Infrastructure Lessons from the Irish Potato Famine

Public works projects should only be built when they have a clear purpose, but the United States hasn't always followed this philosophy.

I have long backed government spending on public works as a useful way to employ people and get stuff done in tough fiscal times. But once upon a time—and with dreadful consequences—the British drove this idea into the ditch. It was during the Irish potato famine a century and a half ago.

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As John Kelly tells in The Graves Are Walking: The Great Famine and the Saga of the Irish People, it was an anathema to the British to give any sort of direct aid to the poor. This was thought to cause dependence on government, to weaken self-responsibility and to hurt the workings of the free market.

“If the Irish people were taught to rely on government for a supply of food, it would become not only a great but a growing evil,” said then-Chancellor of the Exchequer Charles Wood.

So even when thousands began to starve in Ireland in 1846 as a fungus attacked their potato crop, the English rulers in London were reluctant to do what might seem obvious: feed starving Ireland. Politically, it was as if the people in Mississippi or Minnesota had suffered a natural disaster and the federal government just stood by wasting time deciding whether and how to respond.

Instead of giving food to the starving, the British gave them shovels to begin building roads. Lots of them. Often, the roads went nowhere in particular. Worse, they damaged good agricultural land. Kelly speaks of “decapitated hills and an ugly tangle of unfinished roads that made the once-lovely Irish landscape look like it had been strip-mined.” But it didn’t matter. If people were to be fed, the British reasoned, they would need to work, and building roads was the easiest way to put them to work.

To make matters worse, laborers were paid meager wages. Often a half-starved peasant would walk five to 10 miles, sometimes in the snow and icy wind, to do hard labor on an unnecessary road, only to find that in the end, the wages were often not enough to buy sufficient food.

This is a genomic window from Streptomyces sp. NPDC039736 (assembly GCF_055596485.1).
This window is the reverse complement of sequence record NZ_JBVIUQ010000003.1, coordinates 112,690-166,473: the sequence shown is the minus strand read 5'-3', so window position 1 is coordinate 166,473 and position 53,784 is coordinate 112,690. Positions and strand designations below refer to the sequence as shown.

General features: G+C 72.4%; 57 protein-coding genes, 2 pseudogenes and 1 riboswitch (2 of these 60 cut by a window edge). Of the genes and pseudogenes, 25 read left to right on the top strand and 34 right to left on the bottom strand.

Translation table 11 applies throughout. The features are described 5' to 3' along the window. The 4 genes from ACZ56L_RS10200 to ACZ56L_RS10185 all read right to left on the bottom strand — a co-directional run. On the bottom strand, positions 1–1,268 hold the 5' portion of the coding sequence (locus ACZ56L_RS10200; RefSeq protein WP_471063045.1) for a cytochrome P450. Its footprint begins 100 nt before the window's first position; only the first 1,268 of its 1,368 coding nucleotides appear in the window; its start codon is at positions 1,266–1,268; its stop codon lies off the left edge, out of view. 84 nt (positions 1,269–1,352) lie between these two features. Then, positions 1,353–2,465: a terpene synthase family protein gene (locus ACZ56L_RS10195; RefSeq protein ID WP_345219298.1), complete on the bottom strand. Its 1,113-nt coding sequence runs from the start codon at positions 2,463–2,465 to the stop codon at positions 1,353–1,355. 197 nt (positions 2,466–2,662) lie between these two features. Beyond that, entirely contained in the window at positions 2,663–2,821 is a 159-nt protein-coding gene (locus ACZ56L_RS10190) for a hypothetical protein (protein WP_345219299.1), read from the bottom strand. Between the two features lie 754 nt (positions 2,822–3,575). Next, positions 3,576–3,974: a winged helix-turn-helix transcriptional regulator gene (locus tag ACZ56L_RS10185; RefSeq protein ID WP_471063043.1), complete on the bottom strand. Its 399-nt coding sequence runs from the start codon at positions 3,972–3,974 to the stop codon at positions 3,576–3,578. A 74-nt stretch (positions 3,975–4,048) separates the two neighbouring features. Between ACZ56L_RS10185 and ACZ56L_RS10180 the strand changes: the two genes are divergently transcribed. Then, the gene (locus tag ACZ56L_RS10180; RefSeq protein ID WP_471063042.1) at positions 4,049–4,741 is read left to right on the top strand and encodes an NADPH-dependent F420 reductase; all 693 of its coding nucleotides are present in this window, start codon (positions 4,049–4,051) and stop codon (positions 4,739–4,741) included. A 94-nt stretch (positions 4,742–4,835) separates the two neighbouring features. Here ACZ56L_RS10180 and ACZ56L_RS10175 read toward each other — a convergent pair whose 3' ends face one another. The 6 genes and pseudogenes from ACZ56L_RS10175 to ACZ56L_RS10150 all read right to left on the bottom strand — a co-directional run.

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Don’t forget that in the 1840s only horse-drawn carriages and wagons would use those roads. Ireland, with its rural-based economy, had few carriages or goods to move by wagon in the first place, so the roads had little impact on development or economic growth. Trains were replacing carriages elsewhere, yet the British apparently never considered developing a network of rail lines in Ireland. Better harbors and canals were options as well, but somehow the money ended up going into roads.

Even worse than their lack of utility, the road building effort was ineffectual as a way to stave off starvation. Public works could not deliver cash quickly enough. Tragically, hundreds of thousands began to die. Eventually in a country of 8 million people, more than a million Irish would die of starvation and disease within a few years, and another 2 million, according to Kelly, would emigrate in “coffin ships” that had a mortality rate approaching that of slave ships. Many died in transit or upon arrival to Canada or the United States.

After a year or two of this, the British opted to do the once unthinkable: set up a network of soup kitchens around the country and feed people. They worked well for a few months. But so great was the English fear of government dependence that the kitchens were closed at the first sign of a decent potato crop. The starvation resumed.

All this happened 165 years ago, but politics and public policies have familiar rhythms. While the Irish starved, the Whigs and Tories, like the Republicans and Democrats today, debated far less important concerns. The leading newspaper of the day, The Times, acted as a mouthpiece for the government, publishing let-them-starve propaganda. The public was concerned about the starving, but ultimately they were more concerned about paying taxes.

Ireland’s misplaced road effort in the 1840s got me thinking. What other public works efforts have been so badly misconstrued as to do more harm than good, including wasting taxpayer money?

I can think of one clear-cut example: the highways built through the middle of America’s downtowns after World War II as a component of the Interstate Highway System. These concrete monsters tore apart vital street systems and neighborhoods in nearly every major American city. The highways became unwieldy objects that made downtown planning more difficult, including mass transit. Undoing the damage these highways have caused has taken decades, there’s still a long way to go. I bet more cities will follow San Francisco, Portland, Ore., and Milwaukee in tearing them down, while other cities, like Seattle and Boston, will spend billions more to hide them underground.

It’s important to remember that spending on public works is not valuable per se. Infrastructure projects have to be designed and carried out well, and have a mission that is appropriate. If a yes can’t be given to all three of these conditions, they shouldn’t be built.

Caroline Cournoyer is GOVERNING's senior web editor.